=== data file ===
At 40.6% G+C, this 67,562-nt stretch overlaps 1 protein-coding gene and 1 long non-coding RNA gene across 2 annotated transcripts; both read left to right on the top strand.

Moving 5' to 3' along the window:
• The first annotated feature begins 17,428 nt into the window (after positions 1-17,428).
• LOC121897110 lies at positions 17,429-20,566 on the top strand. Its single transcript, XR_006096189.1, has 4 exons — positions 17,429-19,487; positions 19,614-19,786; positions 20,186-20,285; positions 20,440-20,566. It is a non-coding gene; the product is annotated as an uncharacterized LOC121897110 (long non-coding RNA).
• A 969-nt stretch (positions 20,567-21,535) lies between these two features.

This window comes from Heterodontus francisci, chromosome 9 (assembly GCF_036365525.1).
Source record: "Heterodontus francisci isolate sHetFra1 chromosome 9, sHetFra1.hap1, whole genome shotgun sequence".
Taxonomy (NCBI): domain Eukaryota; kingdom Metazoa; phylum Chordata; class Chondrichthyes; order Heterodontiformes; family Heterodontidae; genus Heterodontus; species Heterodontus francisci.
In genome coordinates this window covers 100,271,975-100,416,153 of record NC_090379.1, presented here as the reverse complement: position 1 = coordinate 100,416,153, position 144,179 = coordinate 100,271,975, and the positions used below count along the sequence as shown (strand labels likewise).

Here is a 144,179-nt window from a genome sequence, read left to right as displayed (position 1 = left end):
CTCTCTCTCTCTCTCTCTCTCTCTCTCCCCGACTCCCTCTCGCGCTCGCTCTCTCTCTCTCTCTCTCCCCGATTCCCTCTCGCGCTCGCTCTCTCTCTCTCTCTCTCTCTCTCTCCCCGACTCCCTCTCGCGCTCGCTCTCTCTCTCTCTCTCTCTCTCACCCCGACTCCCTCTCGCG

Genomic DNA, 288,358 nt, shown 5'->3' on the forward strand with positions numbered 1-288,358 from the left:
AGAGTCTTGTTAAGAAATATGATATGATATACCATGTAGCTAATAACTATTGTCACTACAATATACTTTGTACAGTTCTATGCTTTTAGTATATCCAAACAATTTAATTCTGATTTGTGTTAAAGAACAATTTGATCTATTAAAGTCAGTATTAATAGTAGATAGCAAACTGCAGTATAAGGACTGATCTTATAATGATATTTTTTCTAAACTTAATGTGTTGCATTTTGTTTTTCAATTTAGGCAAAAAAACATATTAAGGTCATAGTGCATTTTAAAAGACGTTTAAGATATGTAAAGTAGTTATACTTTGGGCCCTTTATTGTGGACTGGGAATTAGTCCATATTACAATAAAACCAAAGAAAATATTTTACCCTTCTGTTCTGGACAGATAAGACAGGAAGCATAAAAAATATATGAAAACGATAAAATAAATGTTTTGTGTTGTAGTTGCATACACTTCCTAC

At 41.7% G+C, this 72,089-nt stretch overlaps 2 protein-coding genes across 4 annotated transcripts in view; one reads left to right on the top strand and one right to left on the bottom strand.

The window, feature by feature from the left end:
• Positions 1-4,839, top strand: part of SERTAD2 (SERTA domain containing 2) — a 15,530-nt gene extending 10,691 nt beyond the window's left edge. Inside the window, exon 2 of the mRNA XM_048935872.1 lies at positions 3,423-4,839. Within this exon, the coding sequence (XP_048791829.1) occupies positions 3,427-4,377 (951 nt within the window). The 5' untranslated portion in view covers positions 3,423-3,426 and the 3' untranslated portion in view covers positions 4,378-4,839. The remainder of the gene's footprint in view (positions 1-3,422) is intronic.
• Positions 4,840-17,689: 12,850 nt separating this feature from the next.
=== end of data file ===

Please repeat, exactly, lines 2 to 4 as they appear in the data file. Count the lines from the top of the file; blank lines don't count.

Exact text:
Moving 5' to 3' along the window:
• The first annotated feature begins 17,428 nt into the window (after positions 1-17,428).
• LOC121897110 lies at positions 17,429-20,566 on the top strand. Its single transcript, XR_006096189.1, has 4 exons — positions 17,429-19,487; positions 19,614-19,786; positions 20,186-20,285; positions 20,440-20,566. It is a non-coding gene; the product is annotated as an uncharacterized LOC121897110 (long non-coding RNA).